According to the Justice Department's National Crime Survey, the crime rate in the United States is lower today than it was when Nixon was in the White House. In spite of this, political leaders demand nationwide prison construction as a response to the war on drugs and to accommodate the results of the new three strikes law. At the same time, the gap between rich and poor is wider than ever and the needs of the n-disruptive poor are being igred by the ecomic and political elites to the point of unprecedented homelessness. The author predicts this widening gap will prompt the return of 1960s-style civil turmoil which will lead to the end of the war on drugs and the emptying of hundreds of thousands of cells so the protesting poor can be plausibly threatened with incarceration.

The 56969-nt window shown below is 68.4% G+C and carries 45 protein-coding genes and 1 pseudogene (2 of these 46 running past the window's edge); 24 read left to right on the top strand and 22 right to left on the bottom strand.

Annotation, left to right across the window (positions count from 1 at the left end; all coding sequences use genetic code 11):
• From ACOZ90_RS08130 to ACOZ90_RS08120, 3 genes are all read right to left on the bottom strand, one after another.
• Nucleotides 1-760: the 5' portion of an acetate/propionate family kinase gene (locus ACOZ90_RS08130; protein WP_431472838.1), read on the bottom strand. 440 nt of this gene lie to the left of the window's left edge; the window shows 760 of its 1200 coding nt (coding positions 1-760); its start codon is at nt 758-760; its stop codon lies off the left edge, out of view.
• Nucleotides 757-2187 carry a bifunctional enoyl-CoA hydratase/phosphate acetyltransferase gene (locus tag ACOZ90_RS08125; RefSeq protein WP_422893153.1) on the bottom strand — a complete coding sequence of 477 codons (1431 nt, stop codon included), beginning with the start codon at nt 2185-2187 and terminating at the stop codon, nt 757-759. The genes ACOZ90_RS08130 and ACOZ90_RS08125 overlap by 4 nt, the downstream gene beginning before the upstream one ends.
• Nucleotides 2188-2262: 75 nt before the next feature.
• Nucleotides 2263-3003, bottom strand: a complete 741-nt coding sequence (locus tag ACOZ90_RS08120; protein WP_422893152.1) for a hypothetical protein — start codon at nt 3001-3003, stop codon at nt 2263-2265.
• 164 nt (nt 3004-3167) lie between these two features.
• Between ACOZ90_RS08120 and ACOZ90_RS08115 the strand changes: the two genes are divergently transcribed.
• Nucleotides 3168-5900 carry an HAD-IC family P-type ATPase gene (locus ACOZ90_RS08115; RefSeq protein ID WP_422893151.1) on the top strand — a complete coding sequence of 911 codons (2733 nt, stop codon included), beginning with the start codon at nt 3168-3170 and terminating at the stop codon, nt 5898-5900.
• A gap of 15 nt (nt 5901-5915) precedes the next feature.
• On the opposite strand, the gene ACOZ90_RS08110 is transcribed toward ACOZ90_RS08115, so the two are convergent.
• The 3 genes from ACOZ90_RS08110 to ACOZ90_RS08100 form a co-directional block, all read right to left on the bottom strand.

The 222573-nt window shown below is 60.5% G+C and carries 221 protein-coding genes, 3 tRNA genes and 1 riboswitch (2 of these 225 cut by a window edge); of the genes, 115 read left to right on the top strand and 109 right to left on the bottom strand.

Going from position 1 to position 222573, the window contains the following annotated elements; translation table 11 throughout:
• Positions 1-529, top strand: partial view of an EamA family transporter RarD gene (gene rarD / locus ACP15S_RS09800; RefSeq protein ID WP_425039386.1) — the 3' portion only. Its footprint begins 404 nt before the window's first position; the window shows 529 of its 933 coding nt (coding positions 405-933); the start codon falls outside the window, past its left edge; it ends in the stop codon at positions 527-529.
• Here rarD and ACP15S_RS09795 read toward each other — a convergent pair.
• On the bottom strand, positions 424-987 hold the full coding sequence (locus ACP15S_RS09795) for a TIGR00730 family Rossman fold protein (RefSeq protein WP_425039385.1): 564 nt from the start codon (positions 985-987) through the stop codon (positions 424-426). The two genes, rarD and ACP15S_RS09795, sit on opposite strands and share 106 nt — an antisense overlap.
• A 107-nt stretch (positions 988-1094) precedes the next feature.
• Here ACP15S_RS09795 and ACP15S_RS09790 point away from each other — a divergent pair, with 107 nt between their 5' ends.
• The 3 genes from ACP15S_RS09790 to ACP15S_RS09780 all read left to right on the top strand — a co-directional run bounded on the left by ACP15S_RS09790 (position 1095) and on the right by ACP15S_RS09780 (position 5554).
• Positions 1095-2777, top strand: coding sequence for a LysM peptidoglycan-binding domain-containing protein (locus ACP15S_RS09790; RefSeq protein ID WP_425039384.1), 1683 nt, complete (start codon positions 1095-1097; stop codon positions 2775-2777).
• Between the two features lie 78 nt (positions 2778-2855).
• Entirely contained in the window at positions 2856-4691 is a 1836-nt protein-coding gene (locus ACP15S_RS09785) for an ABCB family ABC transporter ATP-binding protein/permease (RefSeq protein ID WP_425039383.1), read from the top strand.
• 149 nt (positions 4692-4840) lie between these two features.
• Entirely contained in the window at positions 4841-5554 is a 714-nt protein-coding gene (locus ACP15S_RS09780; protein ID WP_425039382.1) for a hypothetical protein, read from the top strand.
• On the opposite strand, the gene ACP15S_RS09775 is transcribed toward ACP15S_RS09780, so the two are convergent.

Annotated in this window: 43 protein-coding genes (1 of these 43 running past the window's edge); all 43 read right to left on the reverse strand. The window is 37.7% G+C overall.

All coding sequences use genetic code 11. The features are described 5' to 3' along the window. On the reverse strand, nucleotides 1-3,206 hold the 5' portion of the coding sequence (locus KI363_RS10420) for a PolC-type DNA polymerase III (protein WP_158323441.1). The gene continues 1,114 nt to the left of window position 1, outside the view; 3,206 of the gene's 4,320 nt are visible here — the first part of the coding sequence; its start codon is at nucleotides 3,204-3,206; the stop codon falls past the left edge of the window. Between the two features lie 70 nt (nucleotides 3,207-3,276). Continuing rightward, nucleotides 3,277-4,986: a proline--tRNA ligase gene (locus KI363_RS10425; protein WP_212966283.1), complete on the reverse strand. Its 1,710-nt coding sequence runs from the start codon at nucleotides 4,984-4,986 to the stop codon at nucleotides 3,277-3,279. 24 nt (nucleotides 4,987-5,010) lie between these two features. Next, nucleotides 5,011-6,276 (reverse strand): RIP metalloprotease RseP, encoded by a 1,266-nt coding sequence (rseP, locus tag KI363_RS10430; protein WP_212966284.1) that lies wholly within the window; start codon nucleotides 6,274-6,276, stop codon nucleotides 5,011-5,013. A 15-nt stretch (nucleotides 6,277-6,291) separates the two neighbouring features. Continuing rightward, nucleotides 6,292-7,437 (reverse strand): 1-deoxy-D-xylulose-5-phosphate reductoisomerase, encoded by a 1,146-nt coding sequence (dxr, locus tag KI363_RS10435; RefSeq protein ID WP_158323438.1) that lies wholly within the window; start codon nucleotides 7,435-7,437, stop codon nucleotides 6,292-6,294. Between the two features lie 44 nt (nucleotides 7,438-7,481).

JOSEPH DILLON DAVEY is a lawyer, political scientist, and writer of numerous journal articles on public policy. He has taught law, political science, and criminal justice on the undergraduate and graduate level for the past 20 years.